Running down the basketball court, John Mulhall never knows when his legs will give out on him. They just do.
Mulhall's weak legs are hardly a distraction to anyone else on the floor, though. If anything, his perseverance is an inspiration to his Cabarrus Tigers teammates.
That's what Mulhall likes about being a Special Olympian.
"I don't like judgmental people," said the 21-year-old Wellington resident. "You can be yourself in Special Olympics."
For three years, Mulhall has found Special Olympics as a place where he can belong. As a sports enthusiast and a social butterfly, his participation in basketball, swimming, and soccer is a perfect fit for him.
Growing up, Mulhall played many of the recreational sports popular with youth: basketball, baseball, soccer and swimming. In his later elementary years, he played forward with the Tri-County Football Club, traveling to in-state tournaments with his club soccer team.
Mulhall continued with his year-round swim program until age 15. But the effects of his juvenile diabetes, with which he was diagnosed four year before, were too great a challenge for him to push through the water.
Around the same time he withdrew from swimming, Mulhall began experiencing learning difficulties and contracting infections at a higher rate. A neurologist ordered a biopsy in early 2006, which revealed Mulhall had a neuromuscular mitochondrial disorder, which can weaken all organs of the body.
As the symptoms became more challenging, Mulhall's academic performance started to slip as well. His parents, Patrick and Patty Mulhall, enrolled him in various public and private schools throughout his middle school and high school years.
When Mulhall's recreational and club sports playing days were all but over, a family friend named Paige Soderman recommended that Mulhall consider playing for the Cabarrus Tigers, which fields Special Olympics teams in basketball and soccer. A University City resident, Soderman plays soccer and three-on-three basketball and swims in Cabarrus County.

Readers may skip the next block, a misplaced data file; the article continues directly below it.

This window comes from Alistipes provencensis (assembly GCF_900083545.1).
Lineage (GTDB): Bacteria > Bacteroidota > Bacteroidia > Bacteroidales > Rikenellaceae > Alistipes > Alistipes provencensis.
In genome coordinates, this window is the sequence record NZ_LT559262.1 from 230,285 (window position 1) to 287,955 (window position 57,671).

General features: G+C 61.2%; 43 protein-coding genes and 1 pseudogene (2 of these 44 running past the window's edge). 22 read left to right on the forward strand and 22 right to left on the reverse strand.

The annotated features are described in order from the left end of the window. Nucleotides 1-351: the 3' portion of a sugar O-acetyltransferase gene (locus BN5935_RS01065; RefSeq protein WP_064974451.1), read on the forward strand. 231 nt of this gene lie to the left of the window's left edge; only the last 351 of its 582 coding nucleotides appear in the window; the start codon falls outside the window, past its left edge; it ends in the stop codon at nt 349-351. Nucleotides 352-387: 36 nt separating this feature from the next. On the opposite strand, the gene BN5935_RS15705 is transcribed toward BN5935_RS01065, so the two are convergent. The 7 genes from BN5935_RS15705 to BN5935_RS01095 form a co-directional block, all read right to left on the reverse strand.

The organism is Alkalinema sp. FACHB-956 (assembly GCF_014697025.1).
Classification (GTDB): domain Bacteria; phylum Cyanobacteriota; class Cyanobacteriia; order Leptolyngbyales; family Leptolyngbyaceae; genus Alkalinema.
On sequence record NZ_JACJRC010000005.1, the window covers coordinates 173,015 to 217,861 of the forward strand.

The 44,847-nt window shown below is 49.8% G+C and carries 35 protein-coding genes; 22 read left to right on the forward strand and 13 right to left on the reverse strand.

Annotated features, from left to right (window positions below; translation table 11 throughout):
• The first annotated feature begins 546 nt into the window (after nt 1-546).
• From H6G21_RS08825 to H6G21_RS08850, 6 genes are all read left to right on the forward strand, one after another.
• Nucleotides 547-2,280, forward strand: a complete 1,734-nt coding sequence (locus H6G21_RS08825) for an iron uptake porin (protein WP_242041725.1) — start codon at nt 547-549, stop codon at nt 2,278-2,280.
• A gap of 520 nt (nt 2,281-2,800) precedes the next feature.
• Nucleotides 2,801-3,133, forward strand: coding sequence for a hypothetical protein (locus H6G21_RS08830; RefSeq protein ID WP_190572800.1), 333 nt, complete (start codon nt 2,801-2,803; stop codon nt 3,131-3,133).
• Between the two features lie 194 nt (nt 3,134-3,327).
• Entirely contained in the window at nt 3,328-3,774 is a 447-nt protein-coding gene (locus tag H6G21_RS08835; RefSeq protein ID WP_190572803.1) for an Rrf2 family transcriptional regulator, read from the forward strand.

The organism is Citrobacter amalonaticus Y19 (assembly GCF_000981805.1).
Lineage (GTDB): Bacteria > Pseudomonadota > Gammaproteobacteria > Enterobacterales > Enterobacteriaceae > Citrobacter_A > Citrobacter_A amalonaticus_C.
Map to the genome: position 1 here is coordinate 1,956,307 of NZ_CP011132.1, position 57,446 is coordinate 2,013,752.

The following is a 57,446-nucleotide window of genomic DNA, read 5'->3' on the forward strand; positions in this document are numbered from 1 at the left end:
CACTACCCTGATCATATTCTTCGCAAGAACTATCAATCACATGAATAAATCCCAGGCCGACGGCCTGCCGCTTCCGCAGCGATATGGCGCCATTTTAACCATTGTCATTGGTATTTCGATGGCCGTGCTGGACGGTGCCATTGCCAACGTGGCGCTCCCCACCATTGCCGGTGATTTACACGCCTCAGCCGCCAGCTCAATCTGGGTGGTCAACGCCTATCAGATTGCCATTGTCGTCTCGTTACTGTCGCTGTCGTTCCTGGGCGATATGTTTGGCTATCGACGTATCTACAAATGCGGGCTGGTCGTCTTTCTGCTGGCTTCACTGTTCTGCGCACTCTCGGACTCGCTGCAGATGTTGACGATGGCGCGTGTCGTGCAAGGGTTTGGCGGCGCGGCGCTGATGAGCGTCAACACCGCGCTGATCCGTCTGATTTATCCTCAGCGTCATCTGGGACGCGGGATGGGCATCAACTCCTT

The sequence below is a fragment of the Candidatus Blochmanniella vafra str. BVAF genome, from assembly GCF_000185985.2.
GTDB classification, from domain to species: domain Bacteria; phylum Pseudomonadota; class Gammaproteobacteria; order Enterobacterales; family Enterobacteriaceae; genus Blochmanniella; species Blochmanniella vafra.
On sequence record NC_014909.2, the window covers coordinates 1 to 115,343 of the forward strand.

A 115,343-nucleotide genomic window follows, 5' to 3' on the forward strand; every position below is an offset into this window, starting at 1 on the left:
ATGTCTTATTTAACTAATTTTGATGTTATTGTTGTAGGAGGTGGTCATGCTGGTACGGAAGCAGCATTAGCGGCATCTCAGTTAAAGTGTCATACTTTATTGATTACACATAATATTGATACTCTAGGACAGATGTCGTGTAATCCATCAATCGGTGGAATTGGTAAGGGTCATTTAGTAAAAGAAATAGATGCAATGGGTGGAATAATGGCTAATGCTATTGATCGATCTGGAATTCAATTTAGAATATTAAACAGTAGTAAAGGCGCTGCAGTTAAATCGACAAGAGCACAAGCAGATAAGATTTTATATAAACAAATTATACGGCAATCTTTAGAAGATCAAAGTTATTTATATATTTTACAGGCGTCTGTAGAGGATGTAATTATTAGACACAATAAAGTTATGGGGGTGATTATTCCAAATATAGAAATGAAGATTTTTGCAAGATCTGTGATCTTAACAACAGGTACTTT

Patrick and Patty Mulhall were still learning about John's condition and wondered whether their son was eligible for Special Olympics. Besides, it was John's senior year at Vance High, and he was already proudly preoccupied with his role as assistant manager for the boys' basketball team.
During his three years at Vance, Mulhall was fanatical about the Cougars' football and basketball teams. One of his most memorable moments as the basketball assistant manager his senior year was traveling to Miami for the team's Christmas tournament. Mulhall credits coach Will Robinson for being the catalyst that helped him graduate in 2009.
As the Mulhalls came to understand the organization's mission, John found time to give Special Olympics track and field a try that spring and summer. Mulhall participated in the State Games and won a gold medal in the 100-meter dash. He fondly remembers staying in the dorms at N.C. State.
Adding soccer in fall 2009 and basketball in winter 2010, Mulhall and his teams have become permanent fixtures on the medal stands at state events. Because his legs have progressively gotten weaker, Mulhall replaced track and field with swimming. It has become his strongest sport. He won five golds at the 2011 state swim meet.
Mulhall's most heartfelt Special Olympic moment may have come last fall, though. While the Tigers were at the state soccer tournament in November, Mulhall was in the hospital for 10 days, overcoming pneumonia and a surgery in which his left lung had to be scraped of the resulting pus.
With their goalkeeper Mulhall in their thoughts and prayers, the Tigers pulled together and won the gold medal.
"I always count on my teammates to fill in for me," said Mulhall. "They prayed for me."
Long-term, Patty Mulhall said, John's prognosis will probably worsen, but there's no way to predict a timetable. In the short term, Mulhall will give his all as the Tigers basketball team will participate in the state tournament March 3 in Charlotte.
How well Mulhall's legs will hold up is unpredictable. They may fail him from time to time.
But his teammates never will.